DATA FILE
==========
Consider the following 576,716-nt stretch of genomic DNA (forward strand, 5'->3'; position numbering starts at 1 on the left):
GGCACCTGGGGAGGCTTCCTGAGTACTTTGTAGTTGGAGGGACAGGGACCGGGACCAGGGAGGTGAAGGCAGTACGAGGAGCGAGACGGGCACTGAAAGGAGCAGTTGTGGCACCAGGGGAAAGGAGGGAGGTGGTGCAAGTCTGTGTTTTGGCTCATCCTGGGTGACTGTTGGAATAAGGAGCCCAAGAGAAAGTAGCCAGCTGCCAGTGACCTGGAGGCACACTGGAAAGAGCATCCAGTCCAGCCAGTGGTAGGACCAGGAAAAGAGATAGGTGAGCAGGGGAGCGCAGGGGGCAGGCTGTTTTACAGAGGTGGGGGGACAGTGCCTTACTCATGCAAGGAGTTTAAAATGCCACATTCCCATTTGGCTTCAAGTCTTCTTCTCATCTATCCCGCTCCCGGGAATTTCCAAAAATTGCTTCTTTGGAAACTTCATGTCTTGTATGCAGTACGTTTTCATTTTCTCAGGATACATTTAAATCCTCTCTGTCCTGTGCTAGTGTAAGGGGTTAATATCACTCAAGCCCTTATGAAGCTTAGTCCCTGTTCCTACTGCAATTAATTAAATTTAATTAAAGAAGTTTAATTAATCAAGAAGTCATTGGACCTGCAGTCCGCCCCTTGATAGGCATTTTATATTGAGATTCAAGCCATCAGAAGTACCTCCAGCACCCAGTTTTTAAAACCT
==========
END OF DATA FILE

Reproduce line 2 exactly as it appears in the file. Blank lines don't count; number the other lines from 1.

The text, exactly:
GGCACCTGGGGAGGCTTCCTGAGTACTTTGTAGTTGGAGGGACAGGGACCGGGACCAGGGAGGTGAAGGCAGTACGAGGAGCGAGACGGGCACTGAAAGGAGCAGTTGTGGCACCAGGGGAAAGGAGGGAGGTGGTGCAAGTCTGTGTTTTGGCTCATCCTGGGTGACTGTTGGAATAAGGAGCCCAAGAGAAAGTAGCCAGCTGCCAGTGACCTGGAGGCACACTGGAAAGAGCATCCAGTCCAGCCAGTGGTAGGACCAGGAAAAGAGATAGGTGAGCAGGGGAGCGCAGGGGGCAGGCTGTTTTACAGAGGTGGGGGGACAGTGCCTTACTCATGCAAGGAGTTTAAAATGCCACATTCCCATTTGGCTTCAAGTCTTCTTCTCATCTATCCCGCTCCCGGGAATTTCCAAAAATTGCTTCTTTGGAAACTTCATGTCTTGTATGCAGTACGTTTTCATTTTCTCAGGATACATTTAAATCCTCTCTGTCCTGTGCTAGTGTAAGGGGTTAATATCACTCAAGCCCTTATGAAGCTTAGTCCCTGTTCCTACTGCAATTAATTAAATTTAATTAAAGAAGTTTAATTAATCAAGAAGTCATTGGACCTGCAGTCCGCCCCTTGATAGGCATTTTATATTGAGATTCAAGCCATCAGAAGTACCTCCAGCACCCAGTTTTTAAAACCT